How to Clean Water Stains Off of a Cast Iron Wood Stove

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Cleaning up your cast iron wood stove is an easy way to increase its value.
Image Credit: IP Galanternik D.U./iStock/GettyImages

An iron wood stove creates a unique ambience and adds a blanket of warmth to any room or outdoor living space. It can also be used to create flavorful dishes, boil water for tea and coffee and assist in other food-related services as it heats up a home's rooms. A cast iron stove that has been neglected can be cleaned easily and put back to good working order. Cleaning cast iron with common household cleaners works as well today as it did in the 19th century.


Cast Iron Stove History

The storied past of the pot-bellied stove begins in China when cast iron was first produced in the sixth century B.C. The first actual cast iron cooking appliance pops up in the town of Lynn, Massachusetts in 1642, almost 200 years after the first stove was put down in record history. These had flat rectangular plates that were bolted together to make a box.


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Benjamin Franklin put his spin on the heat producer in the 1740s by creating the Pennsylvania fireplace. This efficient version of a cast iron stove controlled the flow of hot air and therefore more direct heat. These early versions were mainly used for heating rooms rather than a serious piece intended for use by cooks.

Chefs used the larger ovens with removable plates on top and a space in the oven for baking and roasting in the 1850s and beyond. The cast iron wood stove didn't have a thermostat. Instead, the user would know the rough temperature by the feel and smell of the oven. This method also told them which burner worked best for their needs, from boiling or frying eggs to simmering coffee or tea.


Water Stains on Cast Iron

Since the cast iron became a prominent part of a kitchen in the late 19th century, cleaning them has been a constant consideration. Simple techniques and common household cleaners used more than 100 years ago still work well today.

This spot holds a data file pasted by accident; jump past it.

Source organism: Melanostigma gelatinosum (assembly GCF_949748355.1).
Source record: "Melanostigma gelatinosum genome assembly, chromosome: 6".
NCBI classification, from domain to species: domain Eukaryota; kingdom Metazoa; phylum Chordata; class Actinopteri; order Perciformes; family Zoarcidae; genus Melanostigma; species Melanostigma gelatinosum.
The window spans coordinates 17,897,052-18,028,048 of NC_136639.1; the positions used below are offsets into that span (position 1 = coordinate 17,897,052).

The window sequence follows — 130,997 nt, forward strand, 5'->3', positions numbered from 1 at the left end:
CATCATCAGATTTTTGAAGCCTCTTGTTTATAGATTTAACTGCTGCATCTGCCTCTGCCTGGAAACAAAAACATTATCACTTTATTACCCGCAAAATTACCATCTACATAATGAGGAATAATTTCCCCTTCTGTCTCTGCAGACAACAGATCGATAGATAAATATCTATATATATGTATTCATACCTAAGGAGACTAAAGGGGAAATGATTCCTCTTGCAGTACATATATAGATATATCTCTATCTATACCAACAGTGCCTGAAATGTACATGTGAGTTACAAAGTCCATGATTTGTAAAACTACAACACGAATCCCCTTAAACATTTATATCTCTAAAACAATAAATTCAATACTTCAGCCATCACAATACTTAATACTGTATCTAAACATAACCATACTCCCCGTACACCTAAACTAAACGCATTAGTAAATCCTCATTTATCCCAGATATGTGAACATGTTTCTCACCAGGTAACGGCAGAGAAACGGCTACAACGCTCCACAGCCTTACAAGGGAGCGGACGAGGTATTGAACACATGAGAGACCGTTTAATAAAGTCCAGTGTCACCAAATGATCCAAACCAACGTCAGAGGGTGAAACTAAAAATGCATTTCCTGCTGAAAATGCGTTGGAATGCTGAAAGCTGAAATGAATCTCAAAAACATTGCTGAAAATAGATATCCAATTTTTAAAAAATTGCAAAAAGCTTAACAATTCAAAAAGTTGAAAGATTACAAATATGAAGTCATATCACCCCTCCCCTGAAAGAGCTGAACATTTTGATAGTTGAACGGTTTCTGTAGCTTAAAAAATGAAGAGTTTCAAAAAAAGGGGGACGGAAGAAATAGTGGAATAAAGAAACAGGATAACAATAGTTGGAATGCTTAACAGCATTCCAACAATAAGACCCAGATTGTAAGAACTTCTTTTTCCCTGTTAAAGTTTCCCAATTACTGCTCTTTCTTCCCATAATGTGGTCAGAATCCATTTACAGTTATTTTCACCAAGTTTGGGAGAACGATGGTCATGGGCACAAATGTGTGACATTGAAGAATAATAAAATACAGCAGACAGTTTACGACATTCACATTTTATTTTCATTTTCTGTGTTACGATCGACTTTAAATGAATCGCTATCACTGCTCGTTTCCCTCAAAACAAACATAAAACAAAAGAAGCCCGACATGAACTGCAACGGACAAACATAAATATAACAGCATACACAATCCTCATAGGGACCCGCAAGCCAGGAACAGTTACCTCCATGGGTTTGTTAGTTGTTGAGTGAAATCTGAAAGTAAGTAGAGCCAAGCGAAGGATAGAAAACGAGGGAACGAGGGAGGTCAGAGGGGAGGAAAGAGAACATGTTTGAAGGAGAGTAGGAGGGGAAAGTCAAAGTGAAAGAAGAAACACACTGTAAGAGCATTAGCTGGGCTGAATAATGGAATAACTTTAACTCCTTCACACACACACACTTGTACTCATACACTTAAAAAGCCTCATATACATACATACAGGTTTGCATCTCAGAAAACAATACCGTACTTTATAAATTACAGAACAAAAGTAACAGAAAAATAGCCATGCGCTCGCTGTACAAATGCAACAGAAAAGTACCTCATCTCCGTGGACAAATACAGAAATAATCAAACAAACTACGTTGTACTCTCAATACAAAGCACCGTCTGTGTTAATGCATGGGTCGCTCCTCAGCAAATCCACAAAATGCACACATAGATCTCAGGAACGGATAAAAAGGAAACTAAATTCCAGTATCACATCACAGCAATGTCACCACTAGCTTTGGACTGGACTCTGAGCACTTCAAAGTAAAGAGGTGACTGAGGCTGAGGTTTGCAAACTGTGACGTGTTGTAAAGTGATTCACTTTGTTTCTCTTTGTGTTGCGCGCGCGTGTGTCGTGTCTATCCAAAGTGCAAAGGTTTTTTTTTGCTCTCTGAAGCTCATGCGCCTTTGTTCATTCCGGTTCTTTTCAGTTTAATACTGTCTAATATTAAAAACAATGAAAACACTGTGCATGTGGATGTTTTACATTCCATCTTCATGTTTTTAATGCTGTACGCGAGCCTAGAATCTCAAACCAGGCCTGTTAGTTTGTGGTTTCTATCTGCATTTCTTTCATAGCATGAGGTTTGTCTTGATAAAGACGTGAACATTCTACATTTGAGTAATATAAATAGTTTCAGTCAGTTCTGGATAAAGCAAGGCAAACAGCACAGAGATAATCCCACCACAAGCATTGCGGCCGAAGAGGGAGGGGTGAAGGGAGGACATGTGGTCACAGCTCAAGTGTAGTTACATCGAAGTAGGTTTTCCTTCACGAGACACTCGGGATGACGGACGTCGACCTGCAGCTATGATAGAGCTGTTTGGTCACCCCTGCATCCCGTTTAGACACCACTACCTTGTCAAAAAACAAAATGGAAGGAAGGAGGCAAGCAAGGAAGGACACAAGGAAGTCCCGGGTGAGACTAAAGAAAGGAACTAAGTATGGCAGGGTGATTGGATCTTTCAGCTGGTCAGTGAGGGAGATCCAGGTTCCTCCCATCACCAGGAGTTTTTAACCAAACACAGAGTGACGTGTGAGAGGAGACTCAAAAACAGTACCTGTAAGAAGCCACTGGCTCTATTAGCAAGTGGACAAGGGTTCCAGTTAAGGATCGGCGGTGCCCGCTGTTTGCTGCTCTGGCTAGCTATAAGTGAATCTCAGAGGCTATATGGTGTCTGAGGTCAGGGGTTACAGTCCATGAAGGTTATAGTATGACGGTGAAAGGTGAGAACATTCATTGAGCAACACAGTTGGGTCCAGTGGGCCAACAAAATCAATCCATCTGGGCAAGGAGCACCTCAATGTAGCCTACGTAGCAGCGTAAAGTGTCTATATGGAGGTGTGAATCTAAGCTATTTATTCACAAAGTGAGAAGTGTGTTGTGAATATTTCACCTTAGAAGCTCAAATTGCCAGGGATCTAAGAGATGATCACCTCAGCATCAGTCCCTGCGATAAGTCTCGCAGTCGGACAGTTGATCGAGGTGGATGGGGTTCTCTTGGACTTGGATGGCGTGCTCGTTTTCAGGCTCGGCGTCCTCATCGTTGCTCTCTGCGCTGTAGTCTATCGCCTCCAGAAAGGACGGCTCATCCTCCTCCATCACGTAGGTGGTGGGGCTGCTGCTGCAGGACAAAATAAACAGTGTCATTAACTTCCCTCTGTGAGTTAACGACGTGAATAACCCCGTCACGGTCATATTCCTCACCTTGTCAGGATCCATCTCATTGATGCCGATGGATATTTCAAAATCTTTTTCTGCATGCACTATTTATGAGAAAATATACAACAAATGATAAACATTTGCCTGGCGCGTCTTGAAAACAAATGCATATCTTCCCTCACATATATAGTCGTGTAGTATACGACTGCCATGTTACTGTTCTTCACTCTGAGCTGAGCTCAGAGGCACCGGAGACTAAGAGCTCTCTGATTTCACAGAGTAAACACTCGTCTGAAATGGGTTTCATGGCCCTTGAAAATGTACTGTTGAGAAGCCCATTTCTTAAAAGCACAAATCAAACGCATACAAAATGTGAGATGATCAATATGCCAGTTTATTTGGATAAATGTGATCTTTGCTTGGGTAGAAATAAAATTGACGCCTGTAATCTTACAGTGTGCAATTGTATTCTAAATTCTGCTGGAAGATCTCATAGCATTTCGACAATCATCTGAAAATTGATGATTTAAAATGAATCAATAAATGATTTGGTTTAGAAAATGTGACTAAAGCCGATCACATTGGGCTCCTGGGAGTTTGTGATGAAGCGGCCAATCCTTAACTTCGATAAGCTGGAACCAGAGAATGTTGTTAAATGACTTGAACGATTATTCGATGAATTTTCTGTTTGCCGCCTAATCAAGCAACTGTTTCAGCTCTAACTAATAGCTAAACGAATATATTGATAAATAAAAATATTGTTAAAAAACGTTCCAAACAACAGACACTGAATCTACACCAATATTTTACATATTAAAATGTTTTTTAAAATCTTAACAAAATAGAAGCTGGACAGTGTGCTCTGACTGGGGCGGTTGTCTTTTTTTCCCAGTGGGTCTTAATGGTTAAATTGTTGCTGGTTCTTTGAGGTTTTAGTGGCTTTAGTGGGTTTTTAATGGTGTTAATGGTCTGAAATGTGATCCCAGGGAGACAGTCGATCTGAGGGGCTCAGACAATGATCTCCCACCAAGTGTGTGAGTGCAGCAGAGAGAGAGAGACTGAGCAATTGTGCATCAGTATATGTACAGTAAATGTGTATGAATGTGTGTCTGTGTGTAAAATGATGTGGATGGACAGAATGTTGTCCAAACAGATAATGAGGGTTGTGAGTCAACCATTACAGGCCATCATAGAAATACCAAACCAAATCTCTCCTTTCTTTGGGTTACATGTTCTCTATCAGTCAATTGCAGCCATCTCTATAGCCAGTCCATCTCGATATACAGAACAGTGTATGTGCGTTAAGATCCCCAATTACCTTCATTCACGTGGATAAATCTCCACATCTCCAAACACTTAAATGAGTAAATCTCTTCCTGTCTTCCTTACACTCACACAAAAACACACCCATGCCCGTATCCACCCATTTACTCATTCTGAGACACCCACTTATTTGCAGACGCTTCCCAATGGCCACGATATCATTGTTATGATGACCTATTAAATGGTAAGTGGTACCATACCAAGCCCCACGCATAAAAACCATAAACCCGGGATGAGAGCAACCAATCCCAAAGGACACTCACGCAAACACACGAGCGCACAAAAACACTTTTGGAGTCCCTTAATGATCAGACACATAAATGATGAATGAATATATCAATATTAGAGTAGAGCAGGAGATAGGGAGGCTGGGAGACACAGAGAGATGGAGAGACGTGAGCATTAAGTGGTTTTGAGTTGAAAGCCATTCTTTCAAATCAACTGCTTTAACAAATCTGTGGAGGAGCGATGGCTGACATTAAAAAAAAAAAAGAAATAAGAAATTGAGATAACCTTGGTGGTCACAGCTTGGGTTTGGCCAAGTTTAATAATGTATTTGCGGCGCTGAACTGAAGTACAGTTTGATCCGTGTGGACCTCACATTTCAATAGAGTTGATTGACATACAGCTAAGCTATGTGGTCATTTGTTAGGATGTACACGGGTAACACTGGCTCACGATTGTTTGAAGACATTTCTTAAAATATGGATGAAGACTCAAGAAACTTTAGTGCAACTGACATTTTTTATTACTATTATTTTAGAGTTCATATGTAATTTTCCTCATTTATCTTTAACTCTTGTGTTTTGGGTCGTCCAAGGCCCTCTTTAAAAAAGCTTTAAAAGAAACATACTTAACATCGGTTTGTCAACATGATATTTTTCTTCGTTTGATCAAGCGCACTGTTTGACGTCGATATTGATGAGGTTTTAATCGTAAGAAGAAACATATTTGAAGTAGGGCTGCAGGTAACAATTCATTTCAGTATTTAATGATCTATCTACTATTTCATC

Hard water is a problem in many modern homes across the country and this can be a problem for cast iron wood stoves. The calcium deposits in the droplets of water create a scaly buildup and rust on the surface of the cast iron workhorse.


Removing Stains from Cast Iron

Prep the appliance by cleaning the stove out completely and take away any items that can be removed. With the oven completely cool, wipe down the surface and remove all ash and bits of food, spills of sauces or other easy clean ups. A thick wire brush can remove the buildup of hard water deposits and other caked layers of grease and grime.


Use a sheet of metal sandpaper to further take down stubborn stains and calcium buildup. Work across the surface in small, circular motions until the surface is free from debris. Scour the surface with a mix of a ½ cup of vinegar mixed with 1 quart of warm water using a nylon brush or toothbrush for small areas.

Once clean, cover the cast iron surface with olive oil or lard. This will create a smell when you next use the stove but it will also protect the cast iron over the long term.


Value of Cast Iron Stoves

Antique and vintage cast iron stoves are valued pieces to serious collectors. The more ornamentation on the doors, feet, backsplash and other parts of the cast iron stove the more valuable the piece, according to Collectors Weekly. For curious collectors, Vintage Cast Iron recommends checking the hulking appliance or stove and oven cookware via the "The Book of Wagner & Griswold," often referred to as the cast iron red book.



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